The Czech lower house on Friday approved a draft of the state budget for 2014 in the so-called first reading, sending it for debates in the house committees. The draft budget has a projected deficit of 112 billion crowns which would leave the gap in public spending below 3 percent of GDP. It is based on growth expectations of 1.3 percent, which would bring an additional four to five billion crowns in tax revenues to state coffers. The parties of the emerging government coalition – the Social Democrats, ANO and the Christian Democrats – have said they would like to see the budget approved by the end of the year.
Representatives of the Social Democrats, ANO and the Christian Democratic party are holding three-way talks on Monday to discuss the possible future coalition agreement. The Social Democrats and ANO had previously announced that they have reached an agreement on 99 percent of their platform priorities during their meetings held last week. The Christian Democratic chairman Pavel Bělobrádek described Monday’s talks as crucial, saying that they will determine whether the three parties will be able to form a coalition. At the same time, Social Democratic chairman Bohuslav Sobotka has criticized Mr. Bělobrádek for planning to travel to the United States for two weeks on Tuesday, in the middle of the critical coalition negotiations.
Newly-elected MP Tomio Okamura, the head of the parliamentary group Dawn of Direct Democracy, has said fellow politician and ANO 2011 leader Andrej Babiš should be the country's next finance minister regardless of whether he failed or passed a screening law blocking those who cooperated with the communist era secret police, the StB, from holding public office. Speaking on a TV debate programme, Mr Okamura stressed that almost 20 percent of the electorate voted for ANO 2011 and that voters "expected" its leader to take up a ministerial post. Mr Babiš, a billionaire magnate, is listed in Slovakia as having collaborated with the secret police under the former regime. He has categorically denied such cooperation and has gone to court over the issue.
Following the recent election, there has been a renewed focus on party sponsoring, including an expected shift by some donors to newer political parties following poor results by more traditional ones that held the playing field until now. The shift is being studied by politickefinancovani.cz, headed by American sociologist and teacher at Prague’s Institute of Sociology, Michael L. Smith. He told me more about his role in the project and how the major focus continues to be the need for greater transparency.
Communists MPs on Thursday filed a proposal to abolish the so-called screening law which prevents former collaborators with the communist secret services from holding certain positions in public administration. The party said the legislation, adopted after the fall of communism in the country, was outlived. The issue of the legislation recently surfaced as it could prevent the leader of the ANO party, Andrej Babiš, from holding a ministerial position. The lower house could debate the proposal in January at the earliest.
The head of the ANO party in the Vysočina region, Jan Sobotka, will not become member of Parliament as a replacement for an ANO MP who stepped down. Mr Sobotka told reporters on Thursday he would reject the seat in the lower house over a failure to file his tax returns, and a debt in his health insurance payments. Mr Sobotka was to replace another party official elected on the ANO ballot in the region who had resigned over his past as a member of the former communist military counter-intelligence. The chairman of the ANO deputies’ group in the lower house said they would thoroughly screen the next person on the ballot who’ll replace Mr Sobotka.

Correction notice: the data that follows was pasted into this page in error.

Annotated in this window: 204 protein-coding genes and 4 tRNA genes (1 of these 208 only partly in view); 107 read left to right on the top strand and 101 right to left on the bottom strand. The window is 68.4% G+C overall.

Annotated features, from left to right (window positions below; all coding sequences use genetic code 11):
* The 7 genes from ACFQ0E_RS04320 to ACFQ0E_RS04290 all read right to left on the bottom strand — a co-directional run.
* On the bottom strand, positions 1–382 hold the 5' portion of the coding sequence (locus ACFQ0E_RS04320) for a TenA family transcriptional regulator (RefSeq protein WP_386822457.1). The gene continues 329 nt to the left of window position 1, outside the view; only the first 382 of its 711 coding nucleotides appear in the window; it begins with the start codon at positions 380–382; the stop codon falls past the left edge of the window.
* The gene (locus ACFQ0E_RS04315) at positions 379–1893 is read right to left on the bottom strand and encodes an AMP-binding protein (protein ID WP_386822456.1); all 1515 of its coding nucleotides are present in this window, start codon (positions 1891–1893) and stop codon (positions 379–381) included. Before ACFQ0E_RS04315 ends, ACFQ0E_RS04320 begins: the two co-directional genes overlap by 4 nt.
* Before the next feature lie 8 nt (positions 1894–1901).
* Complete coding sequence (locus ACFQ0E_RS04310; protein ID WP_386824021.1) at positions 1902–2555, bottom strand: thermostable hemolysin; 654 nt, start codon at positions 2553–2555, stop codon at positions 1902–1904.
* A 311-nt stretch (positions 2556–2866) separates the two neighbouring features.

The Ecumenical Council of Churches, a body associating Czech Christian churches, on Thursday rejected proposed cuts to a controversial property restitution deal. The Social Democratic and ANO parties would like to lower financial compensation of 59 billion crown, granted to churches and religious societies in lieu of property confiscated by the communist regime that cannot be physically returned. The proposal has also been rejected by the Christian Democrats, the third party of the possible next coalition government.
The Christian Democrats may not join a coalition if a law preventing collaborators with the communist-era secret police, the StB, from attaining high office is removed from the statute books. The party’s deputy leader, Jan Bartošek, said he foresaw a “big collision” in connection with the issue. The leader of the Social Democrats has questioned the usefulness of the lustration (screening) law. The head of ANO has been listed as a collaborator with the StB, which could mean he cannot become a minister.
The final version of a coalition deal between the Social Democrats, ANO and the Christian Democrats should be drawn up within a fortnight, the Social Democrats’ deputy leader Alena Gajdůšková said on Tuesday. Officials from her party are preparing a draft agreement that will be presented to the other two parties involved in negotiations at the weekend. To date the Social Democrats and ANO, the largest groupings in the likely coalition, have divided a few key positions between themselves.
The leader of ANO, business tycoon Andrej Babiš, is set purchase the company that operates Impuls, the most popular radio station in the Czech Republic. Mr. Babiš’s Agrofert have signed a letter of intent with Londa, the owner of Impuls, with the deal yet to be considered by the country’s anti-trust agency. Earlier this year, Mr. Babiš’s firm bought the publisher of two leading Czech newspapers. An Agrofert executive has said the company is also considering the acquisition of a TV station.